Best Selling Books in Sociology of Religion, SSSR 2011

Last weekend at the meetings of the Society for the Scientific Study of Religion, I perused the book sale, wondering “What are other people buying? What should I be reading?”

On the last day of the conference, I asked Theo, the religion editor for Oxford University Press, to tell me which of Oxford’s books were selling a lot. He pointed at Christian Smith’s Lost in Transition: The Dark Side of Emerging Adulthood, and gave me a knowing look. Oh, yes, I said, all Smith’s books from the National Study of Youth and Religion sell well. Yes, indeed, he replied. If you pick up this book, get ready for a rather depressing read about the dominant culture of some (though clearly not all) youth: hedonism.

Two more books on youth and religion are also selling well, Lisa Pearce and Melinda Denton’s A Faith of Their Own and Mark Regnerus and Jeremy Uecker’s Premarital Sex in America. Both are very popular among my undergrad students, so much so that I have had to put multiple copies on reserve at the library because so many students want to write their research papers using them. Neither should be read if you think your children or youth group attendees are angels; but if you want a sense of what youth culture is really like, pick them up.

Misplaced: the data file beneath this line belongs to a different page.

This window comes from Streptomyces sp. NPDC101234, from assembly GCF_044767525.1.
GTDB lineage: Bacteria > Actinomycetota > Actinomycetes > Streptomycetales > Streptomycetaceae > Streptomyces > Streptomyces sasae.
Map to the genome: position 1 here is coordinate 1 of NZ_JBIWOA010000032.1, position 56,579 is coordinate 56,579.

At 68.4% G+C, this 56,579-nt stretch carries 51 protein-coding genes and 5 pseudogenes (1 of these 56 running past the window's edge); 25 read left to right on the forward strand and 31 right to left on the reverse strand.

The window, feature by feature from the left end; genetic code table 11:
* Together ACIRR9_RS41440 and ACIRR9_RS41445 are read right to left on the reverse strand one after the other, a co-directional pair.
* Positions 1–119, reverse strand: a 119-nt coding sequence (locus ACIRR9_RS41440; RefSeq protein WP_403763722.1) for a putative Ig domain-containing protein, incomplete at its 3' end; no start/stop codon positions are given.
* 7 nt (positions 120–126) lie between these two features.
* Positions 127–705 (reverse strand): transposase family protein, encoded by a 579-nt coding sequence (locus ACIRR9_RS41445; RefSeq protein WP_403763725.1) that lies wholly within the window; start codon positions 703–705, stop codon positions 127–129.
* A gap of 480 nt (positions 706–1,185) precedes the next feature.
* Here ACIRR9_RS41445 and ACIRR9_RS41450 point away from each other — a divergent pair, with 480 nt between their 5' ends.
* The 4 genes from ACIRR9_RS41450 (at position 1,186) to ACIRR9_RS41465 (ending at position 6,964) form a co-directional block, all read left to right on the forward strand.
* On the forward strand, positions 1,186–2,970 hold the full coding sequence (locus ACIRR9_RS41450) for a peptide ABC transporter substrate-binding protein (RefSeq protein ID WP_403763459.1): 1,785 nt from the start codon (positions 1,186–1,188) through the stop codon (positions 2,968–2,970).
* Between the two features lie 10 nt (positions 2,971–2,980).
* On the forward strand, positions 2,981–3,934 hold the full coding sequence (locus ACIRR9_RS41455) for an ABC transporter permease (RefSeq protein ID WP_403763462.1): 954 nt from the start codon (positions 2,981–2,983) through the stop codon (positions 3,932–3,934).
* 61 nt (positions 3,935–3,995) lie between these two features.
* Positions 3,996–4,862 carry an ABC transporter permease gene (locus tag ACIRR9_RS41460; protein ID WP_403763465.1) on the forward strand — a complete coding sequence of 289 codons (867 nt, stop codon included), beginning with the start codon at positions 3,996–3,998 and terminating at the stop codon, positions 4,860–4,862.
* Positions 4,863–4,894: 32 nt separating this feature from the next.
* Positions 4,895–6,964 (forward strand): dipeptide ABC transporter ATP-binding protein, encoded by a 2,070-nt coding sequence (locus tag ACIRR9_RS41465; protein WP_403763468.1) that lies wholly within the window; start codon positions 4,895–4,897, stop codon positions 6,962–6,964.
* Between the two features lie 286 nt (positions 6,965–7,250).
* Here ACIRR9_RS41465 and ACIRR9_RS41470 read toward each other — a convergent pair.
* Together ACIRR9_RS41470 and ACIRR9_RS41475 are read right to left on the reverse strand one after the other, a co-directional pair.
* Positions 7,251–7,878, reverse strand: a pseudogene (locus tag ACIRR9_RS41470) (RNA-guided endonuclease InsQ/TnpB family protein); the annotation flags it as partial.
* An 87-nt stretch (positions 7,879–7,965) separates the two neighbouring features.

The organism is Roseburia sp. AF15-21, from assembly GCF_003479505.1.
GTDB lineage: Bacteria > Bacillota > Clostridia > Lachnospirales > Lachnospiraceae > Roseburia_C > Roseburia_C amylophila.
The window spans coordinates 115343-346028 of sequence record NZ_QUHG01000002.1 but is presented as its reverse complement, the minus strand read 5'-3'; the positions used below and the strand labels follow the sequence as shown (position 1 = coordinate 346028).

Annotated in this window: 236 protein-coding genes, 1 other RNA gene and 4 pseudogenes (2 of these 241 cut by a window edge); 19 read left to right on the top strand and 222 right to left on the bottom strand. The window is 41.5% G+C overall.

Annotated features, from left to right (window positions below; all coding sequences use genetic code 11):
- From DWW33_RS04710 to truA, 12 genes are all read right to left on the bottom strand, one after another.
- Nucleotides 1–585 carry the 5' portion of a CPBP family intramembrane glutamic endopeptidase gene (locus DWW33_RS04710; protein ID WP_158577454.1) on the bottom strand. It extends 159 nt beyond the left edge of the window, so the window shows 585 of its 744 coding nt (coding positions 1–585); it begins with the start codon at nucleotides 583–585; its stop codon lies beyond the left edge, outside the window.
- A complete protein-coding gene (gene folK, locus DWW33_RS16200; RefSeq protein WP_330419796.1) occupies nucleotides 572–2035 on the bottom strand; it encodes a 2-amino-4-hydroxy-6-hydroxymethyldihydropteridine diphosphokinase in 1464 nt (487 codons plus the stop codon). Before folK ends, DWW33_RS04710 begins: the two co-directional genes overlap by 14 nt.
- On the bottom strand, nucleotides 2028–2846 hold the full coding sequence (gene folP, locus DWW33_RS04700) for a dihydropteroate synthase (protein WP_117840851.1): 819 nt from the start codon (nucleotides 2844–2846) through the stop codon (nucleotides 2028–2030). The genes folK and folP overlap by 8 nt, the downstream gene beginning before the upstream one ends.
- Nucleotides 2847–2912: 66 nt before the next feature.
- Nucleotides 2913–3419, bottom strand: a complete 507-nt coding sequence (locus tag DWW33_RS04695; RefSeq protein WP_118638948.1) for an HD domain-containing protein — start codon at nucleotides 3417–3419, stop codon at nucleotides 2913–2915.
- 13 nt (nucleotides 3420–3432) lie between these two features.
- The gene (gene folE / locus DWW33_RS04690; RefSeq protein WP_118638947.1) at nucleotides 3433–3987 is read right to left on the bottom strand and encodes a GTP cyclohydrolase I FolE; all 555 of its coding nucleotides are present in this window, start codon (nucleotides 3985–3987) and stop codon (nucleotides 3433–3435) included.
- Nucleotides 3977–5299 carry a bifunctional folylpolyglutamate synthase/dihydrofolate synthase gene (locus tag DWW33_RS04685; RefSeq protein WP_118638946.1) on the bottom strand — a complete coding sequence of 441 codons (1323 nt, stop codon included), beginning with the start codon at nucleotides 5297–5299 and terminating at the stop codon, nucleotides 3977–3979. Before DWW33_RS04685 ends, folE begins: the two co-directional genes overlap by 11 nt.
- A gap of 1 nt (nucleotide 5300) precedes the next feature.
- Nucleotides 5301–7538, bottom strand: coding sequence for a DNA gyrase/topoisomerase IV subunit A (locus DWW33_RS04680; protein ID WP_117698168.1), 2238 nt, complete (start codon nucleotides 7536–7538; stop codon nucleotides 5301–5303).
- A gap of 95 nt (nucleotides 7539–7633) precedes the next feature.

Nearly all the copies of my UNC colleague Charles Kurzman’s book The Missing Martyrs: Why There are so Few Muslim Terrorists were gone from the Oxford display [Read more...]

Religious affiliation in the United States since 1910: The long, steady decline of Mainline Protestantism